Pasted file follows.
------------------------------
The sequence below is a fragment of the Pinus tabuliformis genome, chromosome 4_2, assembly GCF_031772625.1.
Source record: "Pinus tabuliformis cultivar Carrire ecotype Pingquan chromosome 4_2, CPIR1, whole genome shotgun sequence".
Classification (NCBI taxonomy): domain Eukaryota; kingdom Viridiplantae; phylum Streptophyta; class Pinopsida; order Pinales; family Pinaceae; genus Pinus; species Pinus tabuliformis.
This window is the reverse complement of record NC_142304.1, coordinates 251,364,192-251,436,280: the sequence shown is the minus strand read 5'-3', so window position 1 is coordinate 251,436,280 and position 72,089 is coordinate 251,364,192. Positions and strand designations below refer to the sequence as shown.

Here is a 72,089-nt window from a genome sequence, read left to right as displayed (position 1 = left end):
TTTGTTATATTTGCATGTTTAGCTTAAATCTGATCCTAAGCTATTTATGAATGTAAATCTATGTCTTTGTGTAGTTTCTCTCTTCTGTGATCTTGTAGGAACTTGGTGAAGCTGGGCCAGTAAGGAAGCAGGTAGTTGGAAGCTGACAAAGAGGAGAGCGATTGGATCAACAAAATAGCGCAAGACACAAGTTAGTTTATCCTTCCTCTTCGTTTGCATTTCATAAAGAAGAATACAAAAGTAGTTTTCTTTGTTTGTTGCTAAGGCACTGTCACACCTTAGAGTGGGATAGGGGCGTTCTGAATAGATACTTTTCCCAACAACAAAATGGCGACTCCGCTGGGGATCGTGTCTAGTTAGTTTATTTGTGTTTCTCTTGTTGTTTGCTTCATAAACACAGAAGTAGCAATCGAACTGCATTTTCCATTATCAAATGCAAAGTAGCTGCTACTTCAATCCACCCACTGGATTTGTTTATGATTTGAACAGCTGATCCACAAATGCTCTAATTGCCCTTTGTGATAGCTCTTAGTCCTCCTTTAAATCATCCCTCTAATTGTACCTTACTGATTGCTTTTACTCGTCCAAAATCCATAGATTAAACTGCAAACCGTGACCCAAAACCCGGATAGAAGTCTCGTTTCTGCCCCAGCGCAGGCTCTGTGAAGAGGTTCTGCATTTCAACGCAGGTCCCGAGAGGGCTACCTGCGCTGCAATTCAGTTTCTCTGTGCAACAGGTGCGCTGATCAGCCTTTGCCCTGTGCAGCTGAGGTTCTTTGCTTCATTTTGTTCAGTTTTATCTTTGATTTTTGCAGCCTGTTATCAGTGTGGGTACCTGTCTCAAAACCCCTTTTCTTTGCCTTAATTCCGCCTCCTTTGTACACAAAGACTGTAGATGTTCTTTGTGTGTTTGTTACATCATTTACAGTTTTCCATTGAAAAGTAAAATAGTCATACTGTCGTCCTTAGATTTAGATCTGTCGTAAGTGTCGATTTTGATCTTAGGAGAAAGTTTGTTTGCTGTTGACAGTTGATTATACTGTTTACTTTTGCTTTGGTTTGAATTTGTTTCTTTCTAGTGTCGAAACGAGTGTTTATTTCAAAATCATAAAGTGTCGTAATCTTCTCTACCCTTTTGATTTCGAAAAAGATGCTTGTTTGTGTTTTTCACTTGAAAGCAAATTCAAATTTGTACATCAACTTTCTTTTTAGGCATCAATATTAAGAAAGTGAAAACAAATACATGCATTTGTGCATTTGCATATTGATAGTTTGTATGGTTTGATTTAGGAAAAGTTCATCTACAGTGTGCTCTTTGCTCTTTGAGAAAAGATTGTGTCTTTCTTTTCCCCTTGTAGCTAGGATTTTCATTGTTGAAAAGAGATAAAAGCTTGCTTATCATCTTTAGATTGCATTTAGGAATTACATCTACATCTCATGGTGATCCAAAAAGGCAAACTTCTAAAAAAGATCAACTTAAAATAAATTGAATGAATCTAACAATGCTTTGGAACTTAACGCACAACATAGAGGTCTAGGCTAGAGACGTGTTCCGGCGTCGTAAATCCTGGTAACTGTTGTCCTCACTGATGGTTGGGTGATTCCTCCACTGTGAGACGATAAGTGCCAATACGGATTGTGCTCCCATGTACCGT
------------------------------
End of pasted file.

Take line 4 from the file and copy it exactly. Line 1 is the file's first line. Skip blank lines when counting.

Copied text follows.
This window is the reverse complement of record NC_142304.1, coordinates 251,364,192-251,436,280: the sequence shown is the minus strand read 5'-3', so window position 1 is coordinate 251,436,280 and position 72,089 is coordinate 251,364,192. Positions and strand designations below refer to the sequence as shown.